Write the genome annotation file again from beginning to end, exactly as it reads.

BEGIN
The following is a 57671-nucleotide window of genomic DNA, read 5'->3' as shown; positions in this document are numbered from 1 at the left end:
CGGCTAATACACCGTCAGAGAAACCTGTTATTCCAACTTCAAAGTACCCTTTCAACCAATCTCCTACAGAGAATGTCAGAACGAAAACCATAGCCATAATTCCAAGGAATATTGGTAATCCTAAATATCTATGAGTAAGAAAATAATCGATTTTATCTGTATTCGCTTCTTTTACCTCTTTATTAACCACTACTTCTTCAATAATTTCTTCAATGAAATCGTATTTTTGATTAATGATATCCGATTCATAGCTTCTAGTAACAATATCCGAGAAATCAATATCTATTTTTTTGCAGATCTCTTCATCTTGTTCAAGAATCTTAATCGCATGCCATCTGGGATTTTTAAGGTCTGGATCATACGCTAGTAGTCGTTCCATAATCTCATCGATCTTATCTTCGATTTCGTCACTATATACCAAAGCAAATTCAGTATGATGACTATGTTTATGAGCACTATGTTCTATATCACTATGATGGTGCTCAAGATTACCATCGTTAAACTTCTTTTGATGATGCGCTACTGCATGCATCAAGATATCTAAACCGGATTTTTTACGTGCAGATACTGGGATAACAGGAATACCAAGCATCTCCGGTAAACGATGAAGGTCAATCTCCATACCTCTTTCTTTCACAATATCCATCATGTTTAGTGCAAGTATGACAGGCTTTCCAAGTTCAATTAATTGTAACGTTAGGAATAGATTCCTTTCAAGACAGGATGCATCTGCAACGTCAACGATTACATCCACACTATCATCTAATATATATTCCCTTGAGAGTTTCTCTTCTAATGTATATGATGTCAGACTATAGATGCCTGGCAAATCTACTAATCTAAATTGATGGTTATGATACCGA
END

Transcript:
The following is a 57671-nucleotide window of genomic DNA, read 5'->3' as shown; positions in this document are numbered from 1 at the left end:
CGGCTAATACACCGTCAGAGAAACCTGTTATTCCAACTTCAAAGTACCCTTTCAACCAATCTCCTACAGAGAATGTCAGAACGAAAACCATAGCCATAATTCCAAGGAATATTGGTAATCCTAAATATCTATGAGTAAGAAAATAATCGATTTTATCTGTATTCGCTTCTTTTACCTCTTTATTAACCACTACTTCTTCAATAATTTCTTCAATGAAATCGTATTTTTGATTAATGATATCCGATTCATAGCTTCTAGTAACAATATCCGAGAAATCAATATCTATTTTTTTGCAGATCTCTTCATCTTGTTCAAGAATCTTAATCGCATGCCATCTGGGATTTTTAAGGTCTGGATCATACGCTAGTAGTCGTTCCATAATCTCATCGATCTTATCTTCGATTTCGTCACTATATACCAAAGCAAATTCAGTATGATGACTATGTTTATGAGCACTATGTTCTATATCACTATGATGGTGCTCAAGATTACCATCGTTAAACTTCTTTTGATGATGCGCTACTGCATGCATCAAGATATCTAAACCGGATTTTTTACGTGCAGATACTGGGATAACAGGAATACCAAGCATCTCCGGTAAACGATGAAGGTCAATCTCCATACCTCTTTCTTTCACAATATCCATCATGTTTAGTGCAAGTATGACAGGCTTTCCAAGTTCAATTAATTGTAACGTTAGGAATAGATTCCTTTCAAGACAGGATGCATCTGCAACGTCAACGATTACATCCACACTATCATCTAATATATATTCCCTTGAGAGTTTCTCTTCTAATGTATATGATGTCAGACTATAGATGCCTGGCAAATCTACTAATCTAAATTGATGGTTATGATACCGA